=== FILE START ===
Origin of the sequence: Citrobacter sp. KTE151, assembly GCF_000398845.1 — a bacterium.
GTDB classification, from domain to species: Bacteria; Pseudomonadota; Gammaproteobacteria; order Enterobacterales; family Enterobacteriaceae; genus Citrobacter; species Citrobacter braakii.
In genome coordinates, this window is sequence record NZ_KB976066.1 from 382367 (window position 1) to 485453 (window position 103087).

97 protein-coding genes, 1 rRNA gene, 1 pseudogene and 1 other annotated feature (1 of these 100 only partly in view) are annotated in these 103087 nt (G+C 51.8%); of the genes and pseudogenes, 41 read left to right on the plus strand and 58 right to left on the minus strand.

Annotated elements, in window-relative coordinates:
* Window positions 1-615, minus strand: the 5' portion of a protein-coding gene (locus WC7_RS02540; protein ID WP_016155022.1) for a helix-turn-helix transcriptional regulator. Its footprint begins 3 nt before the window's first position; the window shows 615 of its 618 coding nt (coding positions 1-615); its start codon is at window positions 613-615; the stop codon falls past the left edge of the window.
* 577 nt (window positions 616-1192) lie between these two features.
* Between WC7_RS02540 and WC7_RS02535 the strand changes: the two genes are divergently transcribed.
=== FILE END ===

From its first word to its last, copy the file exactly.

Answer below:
Origin of the sequence: Citrobacter sp. KTE151, assembly GCF_000398845.1 — a bacterium.
GTDB classification, from domain to species: Bacteria; Pseudomonadota; Gammaproteobacteria; order Enterobacterales; family Enterobacteriaceae; genus Citrobacter; species Citrobacter braakii.
In genome coordinates, this window is sequence record NZ_KB976066.1 from 382367 (window position 1) to 485453 (window position 103087).

97 protein-coding genes, 1 rRNA gene, 1 pseudogene and 1 other annotated feature (1 of these 100 only partly in view) are annotated in these 103087 nt (G+C 51.8%); of the genes and pseudogenes, 41 read left to right on the plus strand and 58 right to left on the minus strand.

Annotated elements, in window-relative coordinates:
* Window positions 1-615, minus strand: the 5' portion of a protein-coding gene (locus WC7_RS02540; protein ID WP_016155022.1) for a helix-turn-helix transcriptional regulator. Its footprint begins 3 nt before the window's first position; the window shows 615 of its 618 coding nt (coding positions 1-615); its start codon is at window positions 613-615; the stop codon falls past the left edge of the window.
* 577 nt (window positions 616-1192) lie between these two features.
* Between WC7_RS02540 and WC7_RS02535 the strand changes: the two genes are divergently transcribed.